|1301–1359||Interperiod adjustments; certain special rules|
|1361–1388||S Corporations and cooperative associations: flow-through rules|
|1391–1400T||Empowerment, enterprise, and other special zones|
|1401–1403||Self-employment tax (like social security, below)|
|1441–1465||Withholding of tax on nonresidents|
|1501–1564||Consolidated returns and affiliated groups (corporations)|
|2001–2210||Estate tax on transfers at death|
|2501–2704||Gift tax and tax on generation skipping transfers|
|3101–3241||Social security and railroad retirement taxes|
|3401–3510||Income tax withholding; payment of employment taxes|
|4001–5000||Excise taxes on specific goods, transactions, and industries|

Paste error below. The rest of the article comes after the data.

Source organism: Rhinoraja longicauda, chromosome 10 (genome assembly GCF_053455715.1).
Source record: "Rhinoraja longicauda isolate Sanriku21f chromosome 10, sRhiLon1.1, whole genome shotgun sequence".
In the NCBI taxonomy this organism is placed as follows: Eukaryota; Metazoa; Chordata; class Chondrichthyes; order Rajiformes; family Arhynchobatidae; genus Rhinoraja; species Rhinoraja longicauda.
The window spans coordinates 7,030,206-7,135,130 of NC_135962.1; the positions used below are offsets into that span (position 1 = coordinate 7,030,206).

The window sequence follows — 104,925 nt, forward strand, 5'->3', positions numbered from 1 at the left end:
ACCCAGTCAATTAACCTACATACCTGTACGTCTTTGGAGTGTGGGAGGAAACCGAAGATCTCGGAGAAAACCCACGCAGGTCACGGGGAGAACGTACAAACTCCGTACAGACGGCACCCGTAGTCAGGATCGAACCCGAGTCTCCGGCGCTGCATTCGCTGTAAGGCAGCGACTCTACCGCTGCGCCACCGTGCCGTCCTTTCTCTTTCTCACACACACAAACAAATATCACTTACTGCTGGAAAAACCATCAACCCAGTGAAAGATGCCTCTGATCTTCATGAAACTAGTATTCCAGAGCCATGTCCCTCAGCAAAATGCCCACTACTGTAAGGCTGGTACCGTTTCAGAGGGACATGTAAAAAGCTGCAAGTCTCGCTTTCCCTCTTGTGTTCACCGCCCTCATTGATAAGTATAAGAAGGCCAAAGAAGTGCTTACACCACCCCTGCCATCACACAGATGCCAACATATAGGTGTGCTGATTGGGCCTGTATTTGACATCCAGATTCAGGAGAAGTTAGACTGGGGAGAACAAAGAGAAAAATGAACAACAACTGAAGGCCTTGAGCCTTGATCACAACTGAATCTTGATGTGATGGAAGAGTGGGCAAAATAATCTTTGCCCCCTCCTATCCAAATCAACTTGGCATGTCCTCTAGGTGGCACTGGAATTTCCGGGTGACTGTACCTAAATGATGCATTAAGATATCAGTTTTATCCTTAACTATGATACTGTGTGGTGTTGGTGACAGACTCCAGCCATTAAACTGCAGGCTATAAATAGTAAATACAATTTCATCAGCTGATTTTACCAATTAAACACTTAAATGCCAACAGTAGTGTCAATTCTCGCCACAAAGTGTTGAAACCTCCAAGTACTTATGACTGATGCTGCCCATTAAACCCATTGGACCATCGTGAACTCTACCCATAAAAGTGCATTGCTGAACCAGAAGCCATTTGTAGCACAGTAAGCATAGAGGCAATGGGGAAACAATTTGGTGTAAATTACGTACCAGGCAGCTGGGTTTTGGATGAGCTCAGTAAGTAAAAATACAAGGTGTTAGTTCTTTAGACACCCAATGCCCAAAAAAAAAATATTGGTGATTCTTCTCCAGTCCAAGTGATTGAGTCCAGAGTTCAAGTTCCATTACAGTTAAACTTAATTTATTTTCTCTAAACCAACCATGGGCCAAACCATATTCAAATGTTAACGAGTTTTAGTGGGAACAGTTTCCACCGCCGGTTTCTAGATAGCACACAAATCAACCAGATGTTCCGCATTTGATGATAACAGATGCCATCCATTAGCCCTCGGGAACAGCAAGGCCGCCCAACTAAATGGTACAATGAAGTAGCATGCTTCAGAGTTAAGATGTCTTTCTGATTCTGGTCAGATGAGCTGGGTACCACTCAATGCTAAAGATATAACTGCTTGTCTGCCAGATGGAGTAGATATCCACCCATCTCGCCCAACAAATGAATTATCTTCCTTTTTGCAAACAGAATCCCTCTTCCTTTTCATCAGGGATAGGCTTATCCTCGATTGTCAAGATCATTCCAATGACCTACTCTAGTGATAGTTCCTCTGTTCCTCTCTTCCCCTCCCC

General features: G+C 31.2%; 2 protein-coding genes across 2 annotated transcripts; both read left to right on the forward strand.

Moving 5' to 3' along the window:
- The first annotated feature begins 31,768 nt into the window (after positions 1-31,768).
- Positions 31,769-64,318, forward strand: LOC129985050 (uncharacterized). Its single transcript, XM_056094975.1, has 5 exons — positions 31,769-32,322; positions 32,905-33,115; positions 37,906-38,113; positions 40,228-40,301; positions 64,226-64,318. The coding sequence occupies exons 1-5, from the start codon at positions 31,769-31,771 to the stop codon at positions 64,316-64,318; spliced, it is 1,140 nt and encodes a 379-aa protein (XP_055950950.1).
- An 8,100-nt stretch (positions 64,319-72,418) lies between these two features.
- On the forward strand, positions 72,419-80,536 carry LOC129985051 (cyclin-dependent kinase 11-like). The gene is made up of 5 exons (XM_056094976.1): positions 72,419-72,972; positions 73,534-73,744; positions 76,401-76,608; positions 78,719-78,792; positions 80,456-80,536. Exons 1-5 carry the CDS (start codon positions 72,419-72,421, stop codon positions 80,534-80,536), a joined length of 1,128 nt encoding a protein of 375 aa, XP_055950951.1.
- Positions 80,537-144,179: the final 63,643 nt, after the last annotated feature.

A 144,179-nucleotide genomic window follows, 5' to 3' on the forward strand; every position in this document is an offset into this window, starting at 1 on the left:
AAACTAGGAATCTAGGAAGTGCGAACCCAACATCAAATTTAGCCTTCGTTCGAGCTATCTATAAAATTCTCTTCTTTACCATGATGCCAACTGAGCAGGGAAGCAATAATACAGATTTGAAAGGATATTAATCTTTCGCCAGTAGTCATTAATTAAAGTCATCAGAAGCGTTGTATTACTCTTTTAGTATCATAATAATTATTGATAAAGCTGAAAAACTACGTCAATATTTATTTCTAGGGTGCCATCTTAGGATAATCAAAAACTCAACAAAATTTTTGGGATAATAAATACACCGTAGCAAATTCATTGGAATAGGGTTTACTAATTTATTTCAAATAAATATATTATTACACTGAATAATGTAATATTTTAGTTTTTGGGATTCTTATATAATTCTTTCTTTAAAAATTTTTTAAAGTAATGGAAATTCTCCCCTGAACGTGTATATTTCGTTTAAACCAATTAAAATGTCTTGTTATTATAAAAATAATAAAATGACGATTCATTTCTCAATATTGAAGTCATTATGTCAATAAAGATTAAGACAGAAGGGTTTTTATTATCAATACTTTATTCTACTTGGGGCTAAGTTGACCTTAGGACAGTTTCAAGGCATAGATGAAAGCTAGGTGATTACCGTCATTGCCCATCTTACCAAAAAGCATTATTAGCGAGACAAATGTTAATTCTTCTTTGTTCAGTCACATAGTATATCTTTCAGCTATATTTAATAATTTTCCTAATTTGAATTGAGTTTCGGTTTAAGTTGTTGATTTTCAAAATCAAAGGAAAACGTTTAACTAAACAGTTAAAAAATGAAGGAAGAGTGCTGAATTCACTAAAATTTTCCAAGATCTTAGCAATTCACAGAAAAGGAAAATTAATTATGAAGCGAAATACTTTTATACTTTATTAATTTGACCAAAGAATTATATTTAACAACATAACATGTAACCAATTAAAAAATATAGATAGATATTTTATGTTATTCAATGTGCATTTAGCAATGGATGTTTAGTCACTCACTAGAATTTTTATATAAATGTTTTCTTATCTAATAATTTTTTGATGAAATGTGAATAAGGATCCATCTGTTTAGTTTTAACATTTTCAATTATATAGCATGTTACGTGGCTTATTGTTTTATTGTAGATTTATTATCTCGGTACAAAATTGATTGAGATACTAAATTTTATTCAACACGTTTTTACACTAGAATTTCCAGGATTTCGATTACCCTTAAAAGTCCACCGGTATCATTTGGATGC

|5001–5891||Alcohol, tobacco and firearms taxes and special excise tax rules|
|6001–6167||Tax returns: requirements, procedural rules, payments, settlements, extensions|
|6201–6533||Assessment, collection, and abatement; limitations on collection & refund|
|6601–6751||Interest and non-criminal penalties on underpayments or failures|
|6801–7124||Other procedural rules|
|7201–7344||Crimes, other offences, forfeitures, tax evasion|
|9001–9834||Special taxes & funds (presidential election, highway, black lung, etc.)|
(This is not intended to be a complete list of sections.)